Nellie Fox is focus of museum exhibit

Staff Writer
Echo Pilot
Allison-Antrim Museum is highlighting the baseball career of Nellie Fox with its exhibit this summer.

Allison-Antrim Museum’s summer exhibition highlights the career of Franklin County’s own major league baseball player Nellie Fox.

Jacob Nelson “Nellie” Fox (Dec. 25, 1927 – Dec. 1, 1975) grew up in St. Thomas and played for the St. Thomas American Legion baseball team. He did not finish high school because at the age of 16, Connie Mack signed him to play for the Philadelphia Athletics minor league team. Included in the exhibit is the letter that Connie Mack wrote to his mother, Mae Fox.

Fox played for the Athletics for three years – 1947 through 1949; the Chicago White Sox – 1950 through 1963; and finished his playing career (1964 and 1965) with the Houston Colt .45s, which changed its name in 1965 to the Houston Astros. Fox’s Chicago uniform number “2” was retired upon his retirement from baseball.

In 1957, only one Gold Glove was awarded per position, between the National and American leagues. Fox was selected to receive that “one” second baseman Gold Glove in 1957 for “superior individual fielding performance.” In 1958, Gold Glove awards began to be given within each major league. Fox won two more Gold Gloves as second baseman, in 1959 and 1960. He became the first, second baseman to win more than once from either league and the 1960 Gold Glove dubbed him the first, second baseman to win “three.”

In 1959, he led the White Sox to the 1959 World Series and because of his performance that season, Fox was named the American League’s Most Valuable Player. Fox was the third-most difficult hitter to strike out in major league baseball history. In 19 seasons, he only had 216 strikeouts. To date (2018), Fox holds the Chicago White Sox record of playing the most consecutive games — 798 — the sixth most in the history of the major leagues. He was selected for 13 all-star teams.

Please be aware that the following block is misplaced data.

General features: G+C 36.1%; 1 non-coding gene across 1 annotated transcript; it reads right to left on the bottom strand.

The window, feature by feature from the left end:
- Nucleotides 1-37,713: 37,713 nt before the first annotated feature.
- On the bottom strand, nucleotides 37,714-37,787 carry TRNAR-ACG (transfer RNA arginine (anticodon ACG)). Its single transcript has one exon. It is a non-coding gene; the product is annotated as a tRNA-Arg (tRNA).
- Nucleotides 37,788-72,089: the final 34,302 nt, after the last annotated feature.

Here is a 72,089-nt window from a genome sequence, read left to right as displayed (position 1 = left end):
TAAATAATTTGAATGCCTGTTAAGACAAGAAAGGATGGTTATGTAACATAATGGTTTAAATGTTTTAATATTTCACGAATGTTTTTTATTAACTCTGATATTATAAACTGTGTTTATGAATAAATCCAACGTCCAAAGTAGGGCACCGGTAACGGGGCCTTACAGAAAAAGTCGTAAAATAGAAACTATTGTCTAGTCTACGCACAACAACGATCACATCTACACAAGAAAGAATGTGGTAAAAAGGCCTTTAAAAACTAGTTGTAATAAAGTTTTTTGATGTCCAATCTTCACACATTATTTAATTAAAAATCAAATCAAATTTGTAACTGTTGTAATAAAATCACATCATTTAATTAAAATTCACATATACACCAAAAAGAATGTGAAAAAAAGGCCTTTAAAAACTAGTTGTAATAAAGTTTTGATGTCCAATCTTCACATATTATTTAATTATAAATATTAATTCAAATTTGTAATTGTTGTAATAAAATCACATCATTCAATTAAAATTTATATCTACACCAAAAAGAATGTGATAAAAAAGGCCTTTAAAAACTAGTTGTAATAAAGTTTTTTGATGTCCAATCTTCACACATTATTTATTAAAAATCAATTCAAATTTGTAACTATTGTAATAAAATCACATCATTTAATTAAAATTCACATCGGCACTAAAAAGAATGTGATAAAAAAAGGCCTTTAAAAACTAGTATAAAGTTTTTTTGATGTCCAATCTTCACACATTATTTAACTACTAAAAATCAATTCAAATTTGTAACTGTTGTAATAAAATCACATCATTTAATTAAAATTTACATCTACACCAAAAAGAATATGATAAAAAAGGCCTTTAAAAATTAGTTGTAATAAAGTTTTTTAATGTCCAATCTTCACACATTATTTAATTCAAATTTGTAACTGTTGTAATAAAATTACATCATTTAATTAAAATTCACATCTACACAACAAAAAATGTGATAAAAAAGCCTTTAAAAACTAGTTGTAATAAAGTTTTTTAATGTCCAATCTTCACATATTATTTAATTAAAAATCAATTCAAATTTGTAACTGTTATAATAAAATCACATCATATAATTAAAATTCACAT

In 1975, Fox was diagnosed with cancer and died Dec. 1.

Jacob Nelson “Nellie” Fox was inducted into the Baseball Hall of Fame in August 1997. Joanne Fox, his wife, received the award and upon accepting it said, “He played with all his heart, all his passion, and with every ounce of his being — that was the best way he could show his appreciation to all those who helped him learn the game that became his life.” 

This exhibition has been made possible through the generosity of Joanne Fox, Fayetteville, and Justin Mayhue, Hagerstown. The exhibit includes memorabilia from Chicago and Houston, game-used bats, a game-worn cap, many photographs including Fox with Yogi Berra and Brooks Robinson, baseball cards, a 1961 Chicago White Sox team-signed ball and a letter from Nellie to Joanne while he was serving during the Korean War. In addition to Nellie Fox memorabilia, the exhibit includes Early Wynn’s May 25, 1954, ball and glove, noting Wynn’s 23rd, two-hit game, while playing for the Indians and a game-used Minnie Minosa bat. Wynn and Minosa were teammates with Fox in Chicago.

There’s no admission charge to the museum, but donations are accepted. The museum is open regularly Tuesday to Friday, noon to 4 p.m., and Saturday, 11 a.m. to 1 p.m. For more information,, Facebook, on Twitter @greencastlemuzm, or call 717-597-9010.